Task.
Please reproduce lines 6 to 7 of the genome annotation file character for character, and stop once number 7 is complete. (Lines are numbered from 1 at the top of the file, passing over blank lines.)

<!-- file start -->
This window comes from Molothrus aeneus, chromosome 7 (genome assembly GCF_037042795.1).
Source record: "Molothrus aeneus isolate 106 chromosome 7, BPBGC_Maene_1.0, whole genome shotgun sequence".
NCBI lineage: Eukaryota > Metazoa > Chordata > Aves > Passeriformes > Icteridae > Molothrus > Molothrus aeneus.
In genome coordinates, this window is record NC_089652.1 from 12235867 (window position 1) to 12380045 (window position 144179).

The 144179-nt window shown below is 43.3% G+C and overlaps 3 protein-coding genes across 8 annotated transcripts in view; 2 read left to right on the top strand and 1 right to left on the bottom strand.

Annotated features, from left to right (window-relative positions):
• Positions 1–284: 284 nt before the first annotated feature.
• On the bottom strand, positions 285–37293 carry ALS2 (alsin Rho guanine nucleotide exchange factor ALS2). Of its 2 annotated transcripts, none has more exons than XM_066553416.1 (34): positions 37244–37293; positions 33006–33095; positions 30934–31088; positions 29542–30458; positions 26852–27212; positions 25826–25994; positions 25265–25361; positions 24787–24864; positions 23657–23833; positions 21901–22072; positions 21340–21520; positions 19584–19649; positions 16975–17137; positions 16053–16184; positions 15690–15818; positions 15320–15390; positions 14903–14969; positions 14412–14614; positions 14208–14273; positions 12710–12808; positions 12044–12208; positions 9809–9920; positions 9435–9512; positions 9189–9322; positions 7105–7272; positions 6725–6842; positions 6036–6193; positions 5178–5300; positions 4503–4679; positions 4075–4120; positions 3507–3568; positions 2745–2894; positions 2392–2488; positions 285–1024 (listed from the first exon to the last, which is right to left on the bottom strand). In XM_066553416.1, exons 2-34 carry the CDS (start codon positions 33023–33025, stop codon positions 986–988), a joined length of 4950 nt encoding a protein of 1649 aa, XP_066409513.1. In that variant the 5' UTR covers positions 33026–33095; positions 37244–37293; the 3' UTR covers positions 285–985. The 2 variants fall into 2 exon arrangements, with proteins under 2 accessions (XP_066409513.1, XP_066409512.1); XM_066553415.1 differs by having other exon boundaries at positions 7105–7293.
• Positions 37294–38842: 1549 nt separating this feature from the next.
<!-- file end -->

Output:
Annotated features, from left to right (window-relative positions):
• Positions 1–284: 284 nt before the first annotated feature.